I just returned from serving as an usher and candlelighter at the three Christmas Eve services at the Unitarian Universalist (UU) Society of Burlington. The first was at 4 in the afternoon and was the unrehearsed Nativity Play that is put on every year with the assistance of the Director of Religious Education as the Master of Ceremonies. She would read part of the story and then call for volunteers for the important parts. As this is the children’s service, there are plenty of volunteers, with many antics to show they are the correct ones to be picked to be Wise Men or shepherds or sheep. This is an acquired pleasure. The first time I saw it, I watched in horror as squealing children seemed to run around with no guidance, making a mess of the Sanctuary and vocalizing some brutal highs.
Now I watch in amusement and amazement at the controlled chaos, the interruption of traditional Christmas carols coming as a new group of characters gets attired in the front of the vast room. I watch with wonder as the Director manages to get in most of the students there from the RE program as well as the few new faces of Christmas guests. Two of the new faces this year were the sweetest little girls, done up fancy and dressier than is common for our little spot of the world, hair nicely coiffed, and prim manners on display until they finally raised their hands to play. They were included and their delight was apparent in their running to get their costumes. The nativity story is played out in all its detail with stars and angels, Mary and Joseph, sheep and shepherds, wise men and others bringing gifts.
After the excitement of the children’s service, the staid middle service, starting at 6 pm and the most crowded one, seems almost placid. Lots of carols, candles lit for “O Little Town of Bethlehem” and the lights extinguished. A wonderful homily by our Interim Minister, while our regular one is home with her newborn son, Cassidy. Trying to get them all out at the end of the service was difficult logistically, but the joy and togetherness on all but the youngest of faces was enough to get us through the bottleneck.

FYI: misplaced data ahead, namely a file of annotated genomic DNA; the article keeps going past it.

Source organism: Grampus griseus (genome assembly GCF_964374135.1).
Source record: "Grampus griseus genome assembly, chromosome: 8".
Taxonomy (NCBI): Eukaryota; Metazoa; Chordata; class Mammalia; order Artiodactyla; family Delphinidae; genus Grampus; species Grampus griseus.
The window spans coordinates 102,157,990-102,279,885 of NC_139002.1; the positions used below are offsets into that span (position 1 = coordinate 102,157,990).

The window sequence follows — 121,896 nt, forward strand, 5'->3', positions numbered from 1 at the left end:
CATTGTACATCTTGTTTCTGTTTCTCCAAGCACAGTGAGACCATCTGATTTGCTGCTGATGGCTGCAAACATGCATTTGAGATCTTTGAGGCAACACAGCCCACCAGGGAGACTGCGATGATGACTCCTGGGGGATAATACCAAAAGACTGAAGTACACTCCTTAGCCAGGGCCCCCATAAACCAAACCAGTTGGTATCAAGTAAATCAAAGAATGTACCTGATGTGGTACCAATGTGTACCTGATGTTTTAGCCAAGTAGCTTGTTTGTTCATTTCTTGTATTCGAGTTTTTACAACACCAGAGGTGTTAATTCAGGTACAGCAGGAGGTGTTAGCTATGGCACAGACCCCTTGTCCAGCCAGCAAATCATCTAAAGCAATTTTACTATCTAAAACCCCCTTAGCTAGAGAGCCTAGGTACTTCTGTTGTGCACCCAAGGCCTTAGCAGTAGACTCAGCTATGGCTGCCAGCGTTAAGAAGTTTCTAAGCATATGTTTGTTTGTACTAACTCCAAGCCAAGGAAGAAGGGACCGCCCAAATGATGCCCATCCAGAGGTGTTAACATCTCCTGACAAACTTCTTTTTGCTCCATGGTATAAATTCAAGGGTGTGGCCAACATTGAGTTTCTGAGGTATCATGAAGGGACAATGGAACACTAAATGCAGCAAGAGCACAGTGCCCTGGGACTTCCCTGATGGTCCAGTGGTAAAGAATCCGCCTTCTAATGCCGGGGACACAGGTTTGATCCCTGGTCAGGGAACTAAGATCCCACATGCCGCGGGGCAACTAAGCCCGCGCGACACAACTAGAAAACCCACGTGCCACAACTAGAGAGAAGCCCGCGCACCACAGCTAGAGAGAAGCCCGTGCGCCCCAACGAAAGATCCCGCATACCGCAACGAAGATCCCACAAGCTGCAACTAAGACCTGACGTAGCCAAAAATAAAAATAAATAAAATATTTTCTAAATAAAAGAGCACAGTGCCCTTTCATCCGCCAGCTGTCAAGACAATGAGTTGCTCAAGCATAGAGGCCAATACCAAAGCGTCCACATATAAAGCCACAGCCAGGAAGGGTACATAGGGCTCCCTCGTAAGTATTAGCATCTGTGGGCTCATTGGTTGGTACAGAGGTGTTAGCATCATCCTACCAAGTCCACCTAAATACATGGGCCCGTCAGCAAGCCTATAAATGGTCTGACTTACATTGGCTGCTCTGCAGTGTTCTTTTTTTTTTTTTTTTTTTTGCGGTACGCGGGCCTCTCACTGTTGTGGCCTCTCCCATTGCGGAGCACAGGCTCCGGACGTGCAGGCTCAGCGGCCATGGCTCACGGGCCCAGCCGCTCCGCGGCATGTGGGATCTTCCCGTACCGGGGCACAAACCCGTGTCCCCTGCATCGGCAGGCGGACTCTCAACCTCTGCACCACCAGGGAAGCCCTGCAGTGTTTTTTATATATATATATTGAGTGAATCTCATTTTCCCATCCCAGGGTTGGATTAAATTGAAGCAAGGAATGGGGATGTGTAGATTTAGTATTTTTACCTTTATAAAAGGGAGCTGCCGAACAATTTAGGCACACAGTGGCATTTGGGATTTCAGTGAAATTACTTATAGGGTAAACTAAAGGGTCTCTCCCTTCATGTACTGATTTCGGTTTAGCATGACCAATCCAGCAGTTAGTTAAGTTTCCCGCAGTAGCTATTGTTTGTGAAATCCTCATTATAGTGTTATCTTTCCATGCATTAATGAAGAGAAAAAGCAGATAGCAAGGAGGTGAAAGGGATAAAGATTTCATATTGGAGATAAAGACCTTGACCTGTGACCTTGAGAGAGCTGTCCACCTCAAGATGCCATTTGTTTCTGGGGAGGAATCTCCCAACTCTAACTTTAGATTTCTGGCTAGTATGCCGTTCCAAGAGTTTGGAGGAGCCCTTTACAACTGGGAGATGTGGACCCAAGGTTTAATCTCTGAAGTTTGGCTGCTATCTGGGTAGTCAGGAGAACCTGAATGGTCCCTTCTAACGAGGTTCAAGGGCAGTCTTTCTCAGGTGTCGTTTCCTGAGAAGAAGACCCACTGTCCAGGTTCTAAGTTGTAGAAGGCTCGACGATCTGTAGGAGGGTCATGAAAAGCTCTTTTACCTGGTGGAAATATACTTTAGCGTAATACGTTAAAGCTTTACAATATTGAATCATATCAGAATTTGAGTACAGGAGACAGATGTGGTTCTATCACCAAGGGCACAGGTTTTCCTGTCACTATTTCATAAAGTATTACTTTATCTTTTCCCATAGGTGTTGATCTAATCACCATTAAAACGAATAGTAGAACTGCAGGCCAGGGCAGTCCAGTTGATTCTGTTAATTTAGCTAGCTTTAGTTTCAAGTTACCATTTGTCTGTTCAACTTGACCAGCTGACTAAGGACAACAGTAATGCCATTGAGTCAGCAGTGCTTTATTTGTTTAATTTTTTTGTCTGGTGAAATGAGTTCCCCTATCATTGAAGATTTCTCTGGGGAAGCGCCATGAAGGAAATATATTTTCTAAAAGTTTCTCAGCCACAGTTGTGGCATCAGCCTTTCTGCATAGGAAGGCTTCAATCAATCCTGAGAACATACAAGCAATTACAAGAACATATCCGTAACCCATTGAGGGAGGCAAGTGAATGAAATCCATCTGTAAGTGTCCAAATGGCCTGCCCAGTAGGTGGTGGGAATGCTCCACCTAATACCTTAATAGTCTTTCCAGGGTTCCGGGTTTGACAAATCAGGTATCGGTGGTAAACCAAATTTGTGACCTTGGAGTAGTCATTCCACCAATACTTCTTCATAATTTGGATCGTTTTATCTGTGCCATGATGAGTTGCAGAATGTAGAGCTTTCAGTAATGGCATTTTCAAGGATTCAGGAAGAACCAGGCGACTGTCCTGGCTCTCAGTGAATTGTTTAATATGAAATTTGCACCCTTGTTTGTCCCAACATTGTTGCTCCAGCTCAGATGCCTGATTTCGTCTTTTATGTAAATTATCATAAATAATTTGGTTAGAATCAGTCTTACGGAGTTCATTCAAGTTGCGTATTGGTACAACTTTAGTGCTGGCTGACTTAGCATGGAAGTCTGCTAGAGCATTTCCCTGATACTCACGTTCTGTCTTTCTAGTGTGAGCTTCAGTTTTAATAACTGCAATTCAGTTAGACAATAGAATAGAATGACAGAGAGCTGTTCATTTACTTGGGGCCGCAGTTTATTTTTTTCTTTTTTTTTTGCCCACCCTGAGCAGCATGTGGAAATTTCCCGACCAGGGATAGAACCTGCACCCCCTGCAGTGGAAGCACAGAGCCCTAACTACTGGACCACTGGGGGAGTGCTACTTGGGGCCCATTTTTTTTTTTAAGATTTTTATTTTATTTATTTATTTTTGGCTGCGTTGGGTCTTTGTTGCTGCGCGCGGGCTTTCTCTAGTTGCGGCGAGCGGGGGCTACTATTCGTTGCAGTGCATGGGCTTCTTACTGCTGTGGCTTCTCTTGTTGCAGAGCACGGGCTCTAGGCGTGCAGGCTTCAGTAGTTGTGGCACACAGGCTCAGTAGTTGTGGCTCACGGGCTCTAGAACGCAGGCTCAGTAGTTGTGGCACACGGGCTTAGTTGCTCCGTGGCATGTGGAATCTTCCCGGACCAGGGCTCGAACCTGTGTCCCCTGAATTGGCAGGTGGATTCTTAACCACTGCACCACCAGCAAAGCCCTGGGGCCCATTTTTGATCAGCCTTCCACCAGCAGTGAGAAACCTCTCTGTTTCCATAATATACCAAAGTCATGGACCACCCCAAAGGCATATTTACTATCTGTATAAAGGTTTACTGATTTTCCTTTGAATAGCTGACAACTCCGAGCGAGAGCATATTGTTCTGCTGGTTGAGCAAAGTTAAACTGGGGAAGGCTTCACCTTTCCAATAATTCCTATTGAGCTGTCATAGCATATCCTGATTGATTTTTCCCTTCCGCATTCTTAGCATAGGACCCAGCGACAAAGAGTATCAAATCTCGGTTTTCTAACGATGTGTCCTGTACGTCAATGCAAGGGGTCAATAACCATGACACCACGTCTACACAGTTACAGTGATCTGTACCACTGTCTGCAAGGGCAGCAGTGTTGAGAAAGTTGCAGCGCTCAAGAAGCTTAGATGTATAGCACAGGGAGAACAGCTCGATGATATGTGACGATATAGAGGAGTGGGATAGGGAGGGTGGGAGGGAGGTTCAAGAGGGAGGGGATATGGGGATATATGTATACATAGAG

The last service at 8 pm, it was clear that the choir and the minister were getting a little tired, although someone who had not been to the prior services would not have noticed. My legs were aching a little (it’s hard squatting at every row to light the candle of the person in the aisle seat! for three services!) and my throat was a little parched by all the singing. But the joy remained, the feeling of fellowship, warmth and love filling the hall with lightness. We were all family, and it was worth it to feel the hope for peace and justice in the coming year.
I have all this extra good will and joy, and so I am sending it out on the internet to grace as many people as can be graced. May you all have love and joy in your lives, and peace on this poor earth. The new year is around the corner. Make it the best one yet!